Crossing America – Part II

This is the second in a series of posts from our one-week, 3,500+ mile cross-country road trip last July 2016, when we moved from the outskirts of Los Angeles, California to a town around 40 miles outside of Philadelphia, Pennsylvania. See Day 1 here. Now presenting the Day 2:


Day 2: Wednesday, July 13: UT~AZ~CO

Start of Day 2 // Running Total: 644 miles (approx.)

One of our must-see’s on this trip was Horseshoe Bend in Page, AZ. We specifically wanted to see it at sunrise – which, as we researched beforehand, on July 13, 2016 was at 5:17 AM local time.

Now for a story. We were scheduled to leave Zion National Park at 3:30AM thinking that we had 1 hour and 45 minutes to get to Page, AZ just in time for the sunrise. We woke up at 3:15AM. Have you ever tried dismantling a campsite at 3:15AM? In the middle of a gusty canyon floor? With only flashlights on hand? Not fun. Kind of scary. Anyway, even though we stumbled in the dark as fast as we could, we didn’t leave camp until after 3:45AM. By then we realized that our fastest, most-direct route was going to put us on a steep, narrow road up and out of the canyon. The whole time we were moving up, we were praying that we won’t make too wide of a turn or that a deer won’t jump out and cause us to veer and fall into the canyon below. Thank God, we got out in one piece. But we had to drive patiently and slowly, significantly slower than anticipated and calculated by Mr. Google Maps. By 4:45AM, we were still in the middle-of-nowhere Utah and I had accepted that we would not be reaching Page, Arizona by sunrise (there’s a point to this story, bear with me).

If you are smarter than we were you would have realized as you read that last paragraph that we had forgotten about a little thing called “Daylight Saving Time“.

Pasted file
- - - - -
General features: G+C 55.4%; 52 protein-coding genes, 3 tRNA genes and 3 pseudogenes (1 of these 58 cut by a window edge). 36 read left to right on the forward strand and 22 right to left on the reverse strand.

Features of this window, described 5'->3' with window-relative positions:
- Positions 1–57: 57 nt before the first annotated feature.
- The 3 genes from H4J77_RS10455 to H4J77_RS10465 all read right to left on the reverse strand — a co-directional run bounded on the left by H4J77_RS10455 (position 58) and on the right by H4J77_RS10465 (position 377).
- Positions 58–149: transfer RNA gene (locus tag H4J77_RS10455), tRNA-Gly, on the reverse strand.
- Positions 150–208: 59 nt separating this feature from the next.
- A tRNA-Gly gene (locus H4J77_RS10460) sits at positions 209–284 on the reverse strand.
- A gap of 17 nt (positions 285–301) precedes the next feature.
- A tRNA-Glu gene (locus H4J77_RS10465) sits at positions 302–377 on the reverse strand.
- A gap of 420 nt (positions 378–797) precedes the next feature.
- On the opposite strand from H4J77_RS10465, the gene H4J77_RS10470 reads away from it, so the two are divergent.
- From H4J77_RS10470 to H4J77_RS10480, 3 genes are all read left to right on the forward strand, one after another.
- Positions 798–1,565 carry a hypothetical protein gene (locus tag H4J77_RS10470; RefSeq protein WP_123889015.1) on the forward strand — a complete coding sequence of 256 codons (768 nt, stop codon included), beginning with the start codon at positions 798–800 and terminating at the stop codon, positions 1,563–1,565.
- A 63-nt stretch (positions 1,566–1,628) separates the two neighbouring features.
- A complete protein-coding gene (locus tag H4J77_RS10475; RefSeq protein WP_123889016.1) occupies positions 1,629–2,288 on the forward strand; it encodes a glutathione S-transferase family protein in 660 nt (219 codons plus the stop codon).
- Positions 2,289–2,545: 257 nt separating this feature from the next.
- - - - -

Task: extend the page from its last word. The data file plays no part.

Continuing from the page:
Fun fact: Did you know that Arizona does not observe Daylight Saving Time? Yeah. That 5:17AM was Arizona Time, which was on Mountain Standard Time (MST). Utah was on Mountain Daylight Time (MDT). That means we actually left Zion at 2:30AM on MST. Ha! We realized our mistake when we neared the Arizona state line and saw our cellphone clocks go back an hour. My embarrassing inability to tell time correctly was rectified by pesky time zone changes. Thanks America!

Long, boring and nerdy story short, we made it to Page, AZ around 4:30 MDT. We had plenty of time to grab coffee before heading to Horseshoe Bend.

To get to the actual edge of the canyon, one had to hike about 10-15 minutes from the parking lot. It was not a flat hike but not too bad either. You approach the canyon from atop a small hill then you walk towards it and slowly start to realize how huge it is.

There were already a handful of people there, mostly early bird photographers. We are not professionals but we still tried to get some photos for our later and your enjoyment.

Many people get photos where they are really at the edge with feet dangling freely over the canyon. I’m all for that Instagram shot, you guys, but I couldn’t do it. I’m scared of heights. And it was windy. And I’m not the most agile of people. And I felt like a misstep could send me to eternity… and… and… my heart was pounding so fast.

What can I say? I’m a scared y-cat, but I’m alive. I scooched as close to the edge as I could, posed for 30 seconds to have our photo taken and gladly crawled back until I felt safe enough to stand. I’m not exaggerating, I hugged the ground and crawled to safety. Then took more photos. Note the hint of anxiety on my face.

We stayed  (at a safe distance from, but still close) at Horseshoe Bend for about an hour, watching the sun rise behind us and fill the canyon with magnificent light.

The sight was both dynamic and still. Every few minutes, you stare at it and the light has changed the canyon somehow. Yet at the same time, it feels solid, unchangeable, immovable. It is changing – at what might be literally, a glacial pace. Magnificent.

Also filling the canyon were the late-risers coming in little after the sunrise. Even with its many visitors, the canyon still felt too big to be overcrowded. Some places just have that effect.

After a while, there’s enough sunshine that the scene stabilized. That’s when we went back on the road. Next on the trip schedule was a quick stop at the Four Corners Monument in, well, literally where Utah, Arizona, New Mexico and Colorado meet.

It’s in the middle of Native American land. We paid a fee to enter and took the photo below. Note the high and harsh desert sun flooding our faces.